Published by AstroAwani, image by AstroAwani.
What’s the crux of the matter which lies at the heart of the claim of bias on the part of Yang Arif Justice Dato’ Mohd Nazlan Ghazali as then judge of the first instance (High Court) as well as Yang Amat Arif Chief Justice Tun Tengku Maimun Tuan Mat as personifying the apex court (Federal Court) by former Prime Minister Najib Razak’s lawyers – as part of the judicial review made under Rule 137 of the Rules of the Federal Court (1995)?
Under Rule 137, the Federal Court enjoys “… inherent powers … to hear any application or to make any order as may be necessary to prevent injustice or to prevent an abuse of the process of the Court”.
In addition to claiming conflict of interest on the part of Justice Nazlan, Najib’s lawyers claimed, inter alia, that there was breach of natural justice by the Federal Court.
The sitting Federal Court bench had refused to allow for adjournment of the trial process itself so as to in turn allow the defence more time to prepare given the change of lawyers (from Muhammad Shafee Abdullah to Hisyam Teh Poh Teik) halfway through.
This came after the same bench denied an application by the defence to adduce more evidence relating to the conduct of Justice Nazlan (now a judge of the Court of Appeal).
Hence, the defendant (now convict) was said to be deprived of a fair and impartial trial that owed its origins all the way back to the initial biasness on the part of Justice Nazlan, purportedly.
Basically, the defence wanted a delay in the trial process under the ostensible justification to adequately prepare for what’s a complex and intricate case.
The crux of the issue (as in) now is whether there’s a chain of biasness right from the beginning of the trial process all the way through to the end.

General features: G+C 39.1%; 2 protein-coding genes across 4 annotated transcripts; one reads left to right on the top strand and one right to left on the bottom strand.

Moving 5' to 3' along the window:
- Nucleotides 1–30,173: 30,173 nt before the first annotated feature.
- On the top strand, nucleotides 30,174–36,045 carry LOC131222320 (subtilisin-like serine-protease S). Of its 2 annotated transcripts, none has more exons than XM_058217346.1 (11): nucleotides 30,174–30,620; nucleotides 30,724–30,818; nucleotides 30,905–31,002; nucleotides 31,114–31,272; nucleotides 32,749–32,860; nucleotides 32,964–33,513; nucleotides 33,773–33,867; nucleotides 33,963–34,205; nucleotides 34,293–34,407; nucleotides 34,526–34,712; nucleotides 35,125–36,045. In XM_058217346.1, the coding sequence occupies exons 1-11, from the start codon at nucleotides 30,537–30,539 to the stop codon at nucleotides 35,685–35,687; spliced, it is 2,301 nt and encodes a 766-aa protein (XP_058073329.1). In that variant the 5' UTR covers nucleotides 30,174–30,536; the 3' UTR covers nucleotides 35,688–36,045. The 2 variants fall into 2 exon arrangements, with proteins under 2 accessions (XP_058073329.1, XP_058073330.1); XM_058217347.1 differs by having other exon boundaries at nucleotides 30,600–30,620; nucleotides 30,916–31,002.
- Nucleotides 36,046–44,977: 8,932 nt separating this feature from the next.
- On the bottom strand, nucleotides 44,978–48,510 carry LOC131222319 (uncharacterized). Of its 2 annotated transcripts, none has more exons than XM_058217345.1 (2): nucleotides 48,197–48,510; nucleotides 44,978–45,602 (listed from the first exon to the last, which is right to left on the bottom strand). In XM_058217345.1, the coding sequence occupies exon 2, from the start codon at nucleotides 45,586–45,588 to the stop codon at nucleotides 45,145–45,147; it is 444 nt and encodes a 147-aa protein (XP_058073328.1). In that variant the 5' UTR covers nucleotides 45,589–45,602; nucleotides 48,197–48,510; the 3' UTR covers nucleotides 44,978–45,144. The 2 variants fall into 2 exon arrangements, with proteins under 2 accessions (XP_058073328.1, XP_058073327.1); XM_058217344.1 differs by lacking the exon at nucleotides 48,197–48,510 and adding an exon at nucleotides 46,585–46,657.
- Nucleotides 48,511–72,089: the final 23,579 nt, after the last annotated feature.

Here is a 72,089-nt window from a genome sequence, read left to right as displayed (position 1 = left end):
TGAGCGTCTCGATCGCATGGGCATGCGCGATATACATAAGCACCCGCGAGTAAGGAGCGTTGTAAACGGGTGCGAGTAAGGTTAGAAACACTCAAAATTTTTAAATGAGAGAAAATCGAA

That is to say, from the alleged and rather unproven claim of bias in the High Court which then supposedly led to the breach of natural justice in the denial of adjournment by the Federal Court and, by extension, resulting in the final judgment confirming the guilt of the defendant.
In other words, arguably, it’s submitted that for the claim of the defence to succeed, it has the burden to demonstrate that there’s an inherent or institutional bias against the defendant (as a politician and former Prime Minister), such that he was never able to secure a fair and impartial trial in the first place.
In other words, what’s known in common law as “pre-determination”.
That is, whether the judges as a whole (or collectively) had already made up their mind (before even weighing of the evidence and arguments).
With nine judges in total and four out of five judges for judicial review, it’s now “established”, therefore, that for the claim of “bias” to have any credibility, the implication is that the defence would have to call the entire institution into question.
This on the basis of some sort of pre-determination.
Hence, that the judiciary is in fact politicised in and of itself (i.e., even without external interference from the political masters of the day).
This perhaps to compensate for the notorious reputation popular among proponents of liberal democracy and the rule of law that the judiciary was susceptible to heavy manipulation by the then ruling class of the day – of which Najib Razak is the last and final embodiment/personification.
More so when the defence didn’t even call for judicial review in the first place and only proceeded to do so when the final avenue of appeal has been exhausted.
Pre-determination is normally regarded as conceptually distinct from bias – having/sharing the same logical status.
It simply means that the decision-maker had already made up his/her mind from the get go, come what may, regardless. This even whilst there’s no conflict of interest.